Euripides’ classic tale of the irrational versus the rational is brought kicking and screaming into the twenty-first century by writer-director Gabriele Uboldi in this new production of The
For those of us not familiar with Euripides’ classic tale (and who needed to Google the spelling of Euripides), the story is centred around the Greek God of decadence and wine, Dionysus (Molly Williams), who comes down from Olympus to lead his supporters, the Maenads, in an orgiastic Bacchic celebration of pleasure. In the process, they thoroughly annoy and ultimately cause the death of highly rational King Pentheus, played by Edd Smith (spoiler alerts are unnecessary in stories over 2400 years old). Uboldi’s meta-script involves the actors themselves – “Edd” and “Molly” – coming out of character to fight over the presentation of the piece of theatre itself; a cackling “Molly” wants to modernise the piece with sexy dancing and cross-dressing, while “Edd” wants to stick to the Ancient Greek text.
If you can overcome the pretentions of the concept, it provides a clever and engaging twist on a classic tale. However, once this message has been received and the joke of the actors has been laughed at – which happens in the first few lines of dialogue – it all becomes a little predictable and plodding. Williams and Smith’s repetitive stage whispers about the nature of theatre become a little wearing, though the actors’ fascinating interpretations of the roles do somewhat rescue this, especially Williams. She is out of control and a little uncomfortable to watch, and as the play progresses the lines between character and actor become deliciously blurred. The choice to cast a woman as leading a cult of highly-sexed women is good and plays into the character’s motivation. Smith’s stalwart Northern accent and comedic reluctance to wear women’s clothing is also well-played. While Olli Gilford and Caitlin Morris are solid supporting characters and provide great comedy, the purpose of their roles is a little hard to define. They seem less comfortable playing themselves than Williams and Smith, perhaps due to a lack of clear direction.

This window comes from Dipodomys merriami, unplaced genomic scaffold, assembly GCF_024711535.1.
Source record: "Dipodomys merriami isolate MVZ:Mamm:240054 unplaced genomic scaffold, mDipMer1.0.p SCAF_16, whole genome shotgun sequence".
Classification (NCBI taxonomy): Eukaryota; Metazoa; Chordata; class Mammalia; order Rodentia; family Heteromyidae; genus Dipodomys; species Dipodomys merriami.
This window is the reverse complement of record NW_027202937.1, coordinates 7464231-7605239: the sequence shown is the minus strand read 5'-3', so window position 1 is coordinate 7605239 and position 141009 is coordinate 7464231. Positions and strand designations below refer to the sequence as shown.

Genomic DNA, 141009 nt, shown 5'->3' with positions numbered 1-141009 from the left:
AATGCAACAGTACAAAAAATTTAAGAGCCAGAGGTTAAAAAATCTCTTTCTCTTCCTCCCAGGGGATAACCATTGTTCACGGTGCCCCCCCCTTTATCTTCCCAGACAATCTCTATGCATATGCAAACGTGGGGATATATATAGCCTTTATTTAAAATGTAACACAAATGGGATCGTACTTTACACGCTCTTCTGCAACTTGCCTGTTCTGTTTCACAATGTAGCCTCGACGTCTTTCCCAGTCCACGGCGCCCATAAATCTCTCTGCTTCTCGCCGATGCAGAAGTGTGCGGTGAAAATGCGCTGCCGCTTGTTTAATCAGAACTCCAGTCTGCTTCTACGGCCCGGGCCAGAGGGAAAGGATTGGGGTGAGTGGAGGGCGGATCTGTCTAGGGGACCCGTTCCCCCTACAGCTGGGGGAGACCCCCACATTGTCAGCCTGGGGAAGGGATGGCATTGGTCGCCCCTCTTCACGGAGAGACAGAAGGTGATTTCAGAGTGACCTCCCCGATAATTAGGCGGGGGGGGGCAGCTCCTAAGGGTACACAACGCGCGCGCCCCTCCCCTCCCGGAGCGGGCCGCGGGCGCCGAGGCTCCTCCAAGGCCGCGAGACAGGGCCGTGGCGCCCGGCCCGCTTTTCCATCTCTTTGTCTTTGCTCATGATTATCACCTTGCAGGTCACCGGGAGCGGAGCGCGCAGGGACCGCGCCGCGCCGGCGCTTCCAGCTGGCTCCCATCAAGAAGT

Despite the performances of the leads, the best moments were the scenes featuring the chorus. The group of women who portrayed the Maenads were stunningly-talented dancers, with professional-level choreography by Charmaine Hiller leaving audiences amazed. The final scene of bloody murder was fantastically blocked, and Phoebe Angeni is worthy of a special mention as the powerful Agave. The music was well-chosen, and producer Libby Cavaye’s tech throughout was flawless. Attention to detail of the set, costumes and staging was beautiful, with flowers intertwined amongst the audience’s seats and performers coming amongst the audience more than once. Stage manager Madison Hauser did sterling work, not least in a cameo which brought realism to the central conceit of the show.
Overall, The Bacchae was a fun and sensational night of theatre, and its highbrow background, while a little too self-referential, is exactly the sort of thing that I expect of university theatre – and I cannot fault it for that.
STARS: * * *